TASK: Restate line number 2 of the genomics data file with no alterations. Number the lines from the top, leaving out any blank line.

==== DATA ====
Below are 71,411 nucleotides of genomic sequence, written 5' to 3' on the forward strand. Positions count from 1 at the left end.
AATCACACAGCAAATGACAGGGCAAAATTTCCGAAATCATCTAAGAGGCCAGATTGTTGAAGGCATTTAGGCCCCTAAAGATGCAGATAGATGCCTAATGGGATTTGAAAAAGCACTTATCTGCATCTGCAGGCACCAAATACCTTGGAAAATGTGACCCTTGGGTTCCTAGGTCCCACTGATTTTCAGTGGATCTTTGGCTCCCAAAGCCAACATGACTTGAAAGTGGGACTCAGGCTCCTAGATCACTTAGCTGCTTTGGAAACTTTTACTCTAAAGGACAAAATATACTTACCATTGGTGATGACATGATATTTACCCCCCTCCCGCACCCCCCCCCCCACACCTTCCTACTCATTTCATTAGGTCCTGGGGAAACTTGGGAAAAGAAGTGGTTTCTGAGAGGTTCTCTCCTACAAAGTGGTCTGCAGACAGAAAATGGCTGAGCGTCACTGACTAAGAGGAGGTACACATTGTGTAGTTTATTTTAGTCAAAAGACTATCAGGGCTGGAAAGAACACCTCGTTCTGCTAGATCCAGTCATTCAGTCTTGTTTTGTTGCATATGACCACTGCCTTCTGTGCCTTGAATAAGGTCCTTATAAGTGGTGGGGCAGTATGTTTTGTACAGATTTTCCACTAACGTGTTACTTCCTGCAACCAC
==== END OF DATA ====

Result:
AATCACACAGCAAATGACAGGGCAAAATTTCCGAAATCATCTAAGAGGCCAGATTGTTGAAGGCATTTAGGCCCCTAAAGATGCAGATAGATGCCTAATGGGATTTGAAAAAGCACTTATCTGCATCTGCAGGCACCAAATACCTTGGAAAATGTGACCCTTGGGTTCCTAGGTCCCACTGATTTTCAGTGGATCTTTGGCTCCCAAAGCCAACATGACTTGAAAGTGGGACTCAGGCTCCTAGATCACTTAGCTGCTTTGGAAACTTTTACTCTAAAGGACAAAATATACTTACCATTGGTGATGACATGATATTTACCCCCCTCCCGCACCCCCCCCCCCACACCTTCCTACTCATTTCATTAGGTCCTGGGGAAACTTGGGAAAAGAAGTGGTTTCTGAGAGGTTCTCTCCTACAAAGTGGTCTGCAGACAGAAAATGGCTGAGCGTCACTGACTAAGAGGAGGTACACATTGTGTAGTTTATTTTAGTCAAAAGACTATCAGGGCTGGAAAGAACACCTCGTTCTGCTAGATCCAGTCATTCAGTCTTGTTTTGTTGCATATGACCACTGCCTTCTGTGCCTTGAATAAGGTCCTTATAAGTGGTGGGGCAGTATGTTTTGTACAGATTTTCCACTAACGTGTTACTTCCTGCAACCAC